Home Business IT Open Source A peek at the geek heading LCA 2013

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Organising Australia's national Linux conference is hard work. At times, given the vagaries of the climate Down Under, the best laid plans of men go awry and there is double work - as there was in Brisbane 2011, when the floods hit and the event had to be be shifted from one venue to another.


At times, there are unpleasant incidents at the conference which cause friction and leave a bad public impression. With 600-odd people of different types thrown together, it is not the easiest of gigs to manage.

But no organiser I've interviewed - and I've spoken to every one of them since 2008 - ever talks about the sleepless nights and frustrations. They like what they are doing, they do it for the love of it, and most times they come up with a very professional product.

Michael Still (pictured above) is the chief organiser for the 2013 event and has many irons in the fire. Once the conference process gets under way, things keep happening, and take on some kind of life of their own. He has just left a job at Canonical, the company behind the well-known Ubuntu GNU/Linux distribution, and moved on to Rackspace. And he has never let up his reading. Nevertheless, he took some time out from flitting between cities and family concerns to speak to iTWire.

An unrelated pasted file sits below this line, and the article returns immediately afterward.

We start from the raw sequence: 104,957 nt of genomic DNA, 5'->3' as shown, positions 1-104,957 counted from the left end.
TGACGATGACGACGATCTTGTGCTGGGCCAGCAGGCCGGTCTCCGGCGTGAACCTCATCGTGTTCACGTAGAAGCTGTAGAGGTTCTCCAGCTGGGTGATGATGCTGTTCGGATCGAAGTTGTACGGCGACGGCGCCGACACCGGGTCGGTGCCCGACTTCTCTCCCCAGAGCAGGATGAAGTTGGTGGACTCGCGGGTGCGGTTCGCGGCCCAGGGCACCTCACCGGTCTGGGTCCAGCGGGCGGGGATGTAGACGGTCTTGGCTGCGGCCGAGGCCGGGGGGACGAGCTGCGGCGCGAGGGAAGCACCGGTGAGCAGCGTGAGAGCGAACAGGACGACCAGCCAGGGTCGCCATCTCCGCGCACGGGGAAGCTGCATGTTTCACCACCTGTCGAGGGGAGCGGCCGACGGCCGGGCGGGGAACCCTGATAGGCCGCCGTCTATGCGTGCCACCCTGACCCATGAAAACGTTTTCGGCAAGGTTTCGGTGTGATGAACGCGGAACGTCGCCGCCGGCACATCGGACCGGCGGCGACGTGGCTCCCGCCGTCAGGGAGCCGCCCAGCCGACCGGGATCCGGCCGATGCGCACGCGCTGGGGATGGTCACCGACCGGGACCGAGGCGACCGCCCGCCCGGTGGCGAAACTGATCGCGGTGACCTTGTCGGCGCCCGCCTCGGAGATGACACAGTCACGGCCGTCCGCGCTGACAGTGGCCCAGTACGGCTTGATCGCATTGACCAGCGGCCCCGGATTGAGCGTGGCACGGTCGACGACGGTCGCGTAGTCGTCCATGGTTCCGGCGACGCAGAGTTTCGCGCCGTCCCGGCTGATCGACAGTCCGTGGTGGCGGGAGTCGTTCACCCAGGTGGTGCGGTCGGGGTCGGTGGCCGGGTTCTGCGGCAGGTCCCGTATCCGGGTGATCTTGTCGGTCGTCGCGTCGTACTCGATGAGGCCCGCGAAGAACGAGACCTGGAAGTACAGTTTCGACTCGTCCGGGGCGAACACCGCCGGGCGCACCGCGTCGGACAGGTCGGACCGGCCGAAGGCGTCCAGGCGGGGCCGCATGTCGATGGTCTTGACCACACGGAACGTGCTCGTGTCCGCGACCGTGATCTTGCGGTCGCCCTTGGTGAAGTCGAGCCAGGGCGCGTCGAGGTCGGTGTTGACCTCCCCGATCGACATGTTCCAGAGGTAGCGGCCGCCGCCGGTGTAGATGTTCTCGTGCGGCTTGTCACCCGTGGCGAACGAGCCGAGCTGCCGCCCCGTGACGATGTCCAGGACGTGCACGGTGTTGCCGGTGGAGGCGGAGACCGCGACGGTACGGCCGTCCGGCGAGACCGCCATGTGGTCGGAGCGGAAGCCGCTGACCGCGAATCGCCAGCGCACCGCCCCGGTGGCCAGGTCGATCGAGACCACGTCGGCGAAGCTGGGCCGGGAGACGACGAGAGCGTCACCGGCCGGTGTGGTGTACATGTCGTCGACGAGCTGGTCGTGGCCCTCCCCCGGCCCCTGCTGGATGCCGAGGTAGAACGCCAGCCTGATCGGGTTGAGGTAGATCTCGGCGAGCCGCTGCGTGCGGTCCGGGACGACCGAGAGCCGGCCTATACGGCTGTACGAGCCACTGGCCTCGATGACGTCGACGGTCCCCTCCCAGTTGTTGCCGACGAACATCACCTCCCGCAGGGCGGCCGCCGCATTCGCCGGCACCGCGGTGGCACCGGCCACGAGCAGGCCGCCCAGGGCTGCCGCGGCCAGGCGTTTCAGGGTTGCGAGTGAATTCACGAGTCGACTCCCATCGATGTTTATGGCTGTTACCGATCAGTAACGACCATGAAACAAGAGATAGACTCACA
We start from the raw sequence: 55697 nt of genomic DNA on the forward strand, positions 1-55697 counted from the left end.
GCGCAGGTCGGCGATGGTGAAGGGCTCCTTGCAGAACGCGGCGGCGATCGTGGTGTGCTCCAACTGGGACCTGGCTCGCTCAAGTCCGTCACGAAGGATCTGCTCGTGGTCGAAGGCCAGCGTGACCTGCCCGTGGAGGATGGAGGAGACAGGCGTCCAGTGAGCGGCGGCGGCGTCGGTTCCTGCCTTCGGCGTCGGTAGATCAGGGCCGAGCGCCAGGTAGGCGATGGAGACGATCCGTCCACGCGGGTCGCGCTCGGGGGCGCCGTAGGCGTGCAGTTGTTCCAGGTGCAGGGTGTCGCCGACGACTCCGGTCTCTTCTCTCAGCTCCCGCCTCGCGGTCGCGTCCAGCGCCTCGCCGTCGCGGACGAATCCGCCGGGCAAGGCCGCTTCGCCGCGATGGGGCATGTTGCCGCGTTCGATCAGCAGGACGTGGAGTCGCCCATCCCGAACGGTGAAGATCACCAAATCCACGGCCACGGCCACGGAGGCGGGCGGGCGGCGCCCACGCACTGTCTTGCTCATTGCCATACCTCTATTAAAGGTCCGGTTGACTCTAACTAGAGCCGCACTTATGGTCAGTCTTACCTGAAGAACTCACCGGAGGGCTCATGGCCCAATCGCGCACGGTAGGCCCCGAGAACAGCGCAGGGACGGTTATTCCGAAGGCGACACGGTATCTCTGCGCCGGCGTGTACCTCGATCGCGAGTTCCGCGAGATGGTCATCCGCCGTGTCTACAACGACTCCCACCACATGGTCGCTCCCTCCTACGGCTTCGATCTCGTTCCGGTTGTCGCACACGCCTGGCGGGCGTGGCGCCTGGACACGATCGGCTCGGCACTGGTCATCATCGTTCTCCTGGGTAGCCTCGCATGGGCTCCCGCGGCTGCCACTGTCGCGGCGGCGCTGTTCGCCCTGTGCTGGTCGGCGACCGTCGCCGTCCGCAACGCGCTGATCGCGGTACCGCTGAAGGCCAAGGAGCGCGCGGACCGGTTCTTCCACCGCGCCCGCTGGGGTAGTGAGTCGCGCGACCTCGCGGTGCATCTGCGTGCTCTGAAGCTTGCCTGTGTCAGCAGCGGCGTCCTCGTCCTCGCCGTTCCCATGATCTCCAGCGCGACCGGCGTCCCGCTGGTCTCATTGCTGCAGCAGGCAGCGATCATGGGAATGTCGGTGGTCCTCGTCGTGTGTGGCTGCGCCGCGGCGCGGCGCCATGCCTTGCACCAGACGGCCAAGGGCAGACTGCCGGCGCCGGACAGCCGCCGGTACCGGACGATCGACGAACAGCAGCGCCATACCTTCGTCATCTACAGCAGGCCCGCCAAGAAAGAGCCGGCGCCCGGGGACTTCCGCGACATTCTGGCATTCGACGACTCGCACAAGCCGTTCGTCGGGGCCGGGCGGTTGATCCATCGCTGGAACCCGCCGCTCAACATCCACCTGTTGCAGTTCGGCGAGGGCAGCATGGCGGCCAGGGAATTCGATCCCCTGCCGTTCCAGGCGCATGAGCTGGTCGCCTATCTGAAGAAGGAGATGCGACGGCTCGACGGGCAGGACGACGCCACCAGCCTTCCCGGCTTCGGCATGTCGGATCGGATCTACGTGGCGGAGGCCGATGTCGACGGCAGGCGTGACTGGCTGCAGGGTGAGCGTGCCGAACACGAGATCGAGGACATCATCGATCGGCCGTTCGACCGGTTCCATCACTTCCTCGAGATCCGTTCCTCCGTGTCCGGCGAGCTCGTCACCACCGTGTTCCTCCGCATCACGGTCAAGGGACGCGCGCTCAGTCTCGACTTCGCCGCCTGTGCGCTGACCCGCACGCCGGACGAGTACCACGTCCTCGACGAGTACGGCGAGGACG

iTWire: Was the decision to bid for hosting LCA made as a group, or did you decide on your own and then get together a group who supported the idea?

Michael Still: I was on the core team for LCA in 2005, and have wanted to see the conference return to Canberra for a long time. I returned to Canberra in 2009 after living overseas, and had a lot of casual chats with people as part of the process of working out if people were interested in putting together a bid. In the end, though, the final responsibility rested with me.

Originally, there were two individual groups in Canberra interested in bidding for the 2013 conference. In the end we got together and decided to combine our efforts, which has worked out really well.

How long did it take to put together the bid? What were the biggest problems? And what was the easiest thing about it?

The hardest part about the bid process was getting started. Once we got going, it only took about a week to write the bid.

As Linux Australia normally gets just a single bid these days, did that knowledge make it any easier to formulate your bid?

We were aware of at least two other groups who were planning to bid for the 2013 conference at the same time as us, so we certainly felt as though we were up against some stiff competition.

What are the criteria you've laid down to measure the success or otherwise of the conference?

LCA is different things to different people, so "success" of the conference is difficult to measure. When we started the bid process, though, we defined three main criteria for our conference:

A technically deep programme. We had a very large response to our call for proposals, which meant we were able to pick the best and most technical talks.